2. Place a Push Button (Buttons Category) and double-click on the push button label and change it to Hello World.

    3. You may resize it by clicking in the small boxes (handles) and drag. Go to property editor Qlabel category and delete Textlabel, you may also change the object name to helloWorldLabel or helloWorldPushButton.

    4. On the Qt Designer Menu, click on the form and preview. As you can see a preview of what your app will look like. (The Hello World button does nothing yet because we haven't put some code or assign Signals and Slots).

    5. Assign Signal and Slots using Qt Designer

      1. Click the Hello World push button and click the + button below the Signal/Slot editor on the right of the designer.

      2. Assign the values:

        1. Sender->hello world push button.

        2. Signal->pressed

        3. Receiver->helloworld label

        4. Slot->hide()

      3. Then Add + Another Signal/Slot:

        1. Sender->helloworld push button

        2. Signal->released

        3. Receiver->hello world label

        4. Slot->show()

    6. Running the App in Preview

      1. Form->Preview

      2. Click the button and see what happens.

When you press the button and hold, the label will disappear (hide) and when you release the left-mouse button, the label hello world will show again.

Where is the code?

This is where our IDE or editor comes in.

  1. Save the Main Window: File->Save as HelloWorld.jui (it must be jui not ui).

  2. Open the terminal or console window inside your folder where HelloWorld.jui resides.

  3. Go to your Qt Jambi you extracted then copy the location of your bin folder where juic executable resides: $[path/to/juic]juic HelloWorld.jui

  4. You will see HelloWorld.jui to

  5. Launch your editor and open

There is the Java generated code!

to be continued...

Sunday, May 24, 2009

Java Basics Using Qt Jambi Tutorial

First Steps:

Choosing An Editor:

Now that we successfully installed Java and Qt Jambi, it is time to choose an editor or IDE (Integrated Development Environment).

Choosing an IDE is up to you, since there are several available on the Internet for download. One is Netbeans from Sun Microsystems (Oracle), Eclipse from IBM (which has an available Qt plugin on Qt website, so it will be easier to design the interface or GUI right inside Eclipse, and also I use). Before, when starting out to program, it is recommended to use a simple editor like Gedit or Kate (In Linux) or Activestate's open source Komodo Edit, which is free for download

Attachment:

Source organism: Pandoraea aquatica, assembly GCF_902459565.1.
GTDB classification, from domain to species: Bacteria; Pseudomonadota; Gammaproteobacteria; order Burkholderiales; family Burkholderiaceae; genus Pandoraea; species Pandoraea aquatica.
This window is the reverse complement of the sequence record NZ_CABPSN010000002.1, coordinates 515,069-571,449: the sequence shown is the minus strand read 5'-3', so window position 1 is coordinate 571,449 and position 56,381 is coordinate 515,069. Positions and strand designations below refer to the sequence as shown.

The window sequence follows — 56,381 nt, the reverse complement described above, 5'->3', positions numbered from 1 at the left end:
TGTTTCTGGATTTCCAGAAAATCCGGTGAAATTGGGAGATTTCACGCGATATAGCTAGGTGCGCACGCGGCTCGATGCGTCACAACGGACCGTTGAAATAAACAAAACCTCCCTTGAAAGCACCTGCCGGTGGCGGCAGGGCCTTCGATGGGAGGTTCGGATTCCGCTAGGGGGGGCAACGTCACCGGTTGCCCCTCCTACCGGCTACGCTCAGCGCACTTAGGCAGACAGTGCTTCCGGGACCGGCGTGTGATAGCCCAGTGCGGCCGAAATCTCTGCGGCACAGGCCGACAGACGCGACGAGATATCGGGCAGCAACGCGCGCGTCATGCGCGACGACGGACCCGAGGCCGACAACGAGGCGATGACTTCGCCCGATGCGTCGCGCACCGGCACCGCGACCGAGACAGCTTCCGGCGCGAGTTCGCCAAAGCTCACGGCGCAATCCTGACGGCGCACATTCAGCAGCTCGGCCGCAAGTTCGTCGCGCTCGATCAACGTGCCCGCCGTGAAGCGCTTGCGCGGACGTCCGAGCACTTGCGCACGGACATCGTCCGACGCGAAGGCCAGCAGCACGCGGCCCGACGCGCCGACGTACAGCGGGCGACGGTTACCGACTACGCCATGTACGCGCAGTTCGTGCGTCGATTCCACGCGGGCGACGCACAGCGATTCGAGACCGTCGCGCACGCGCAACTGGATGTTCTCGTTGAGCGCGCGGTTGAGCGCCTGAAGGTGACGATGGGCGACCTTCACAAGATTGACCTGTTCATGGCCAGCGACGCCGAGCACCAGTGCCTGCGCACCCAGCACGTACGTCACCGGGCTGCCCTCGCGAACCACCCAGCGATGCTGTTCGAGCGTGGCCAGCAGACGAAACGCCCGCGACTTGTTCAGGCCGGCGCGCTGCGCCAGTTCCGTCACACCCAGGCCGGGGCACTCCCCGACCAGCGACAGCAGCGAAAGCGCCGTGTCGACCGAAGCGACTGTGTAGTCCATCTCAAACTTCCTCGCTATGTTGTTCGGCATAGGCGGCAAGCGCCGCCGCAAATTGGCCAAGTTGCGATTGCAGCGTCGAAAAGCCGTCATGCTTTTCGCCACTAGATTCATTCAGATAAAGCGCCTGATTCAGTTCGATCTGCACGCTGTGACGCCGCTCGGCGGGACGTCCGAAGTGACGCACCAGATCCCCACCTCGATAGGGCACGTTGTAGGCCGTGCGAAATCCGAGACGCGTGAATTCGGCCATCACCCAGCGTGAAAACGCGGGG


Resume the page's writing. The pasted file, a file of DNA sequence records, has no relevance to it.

Flash movie here

to be continued...

Saturday, May 23, 2009

Installing Java and Qt Jambi

Java on Linux:

Using Synaptic or package manager:

  1. Install or mark: sun-java6-jdk

  2. Choose Java Virtual Machine:

    1. $sudo update-alternatives- -config java

    2. Enter the number that corresponds to Sun Java then Enter.

  3. Testing if Java is installed properly:

    1. $java then press Enter. It will print the version.

Qt Jambi on Linux:

  1. Download (32 bit) and Eclipse IDE Integration:

Java on Windows:

  1. Download and Install JDK version 6(or better).

Qt Jambi on Windows:


  2. Eclipse IDE Integration:

Flash movie here

to be continued...

Friday, May 22, 2009

Java Basics Using Qt Jambi Tutorial


Who This Book Is For:

For those who want to learn Java using QT4 framework called Qt Jambi.

History Lesson:

Java is a programming language created by a small group called the “Green Team” in 1991 led by James Gosling. See

Qt is a cross-platform application framework which means it can run on any platform(Windows,Linux,MacOSX, even on mobile phones) founded by Trolltech in 1994 by Erik Eng and Haavard Nord. Nokia acquired Trolltech in June 2008 and renamed it to Qt software as a group in Nokia. QtJambi is released under two licenses: The GPL, LGPL, and a commercial license. Which license to use, please refer to this link:


Java is a programming language that is:*

  1. Simple, Object Oriented, and Familiar (Easy to grasp).

  2. Architecture Neutral and Portable (Write your code once and deploy on different OS and hardware architectures).

  3. Robust and Secure (Java manages memory for you, and has a built-in protection against viruses).

  4. High Performance (Multi-threading is supported).

  5. Interpreted, Threaded, and Dynamic (Can download code modules from any network).

Based on white-paper by James Gosling and Henry Mcgilton link:

Qt is an application framework that is:*

  1. Qt supports the development of cross- platform GUI applications with its “write once, compile anywhere” approach. Using a single source tree and a simple recompilation, applications can be written for Windows 98 to XP and Vista, Mac OS X, Linux, Solaris, HP-UX, and many other versions of Unix with X11. Qt applications can also be compiled to run on embedded Linux and Windows CE platforms. “Therefore, it save costs and development resources (since you write code once, number of developers are reduced for platforms).”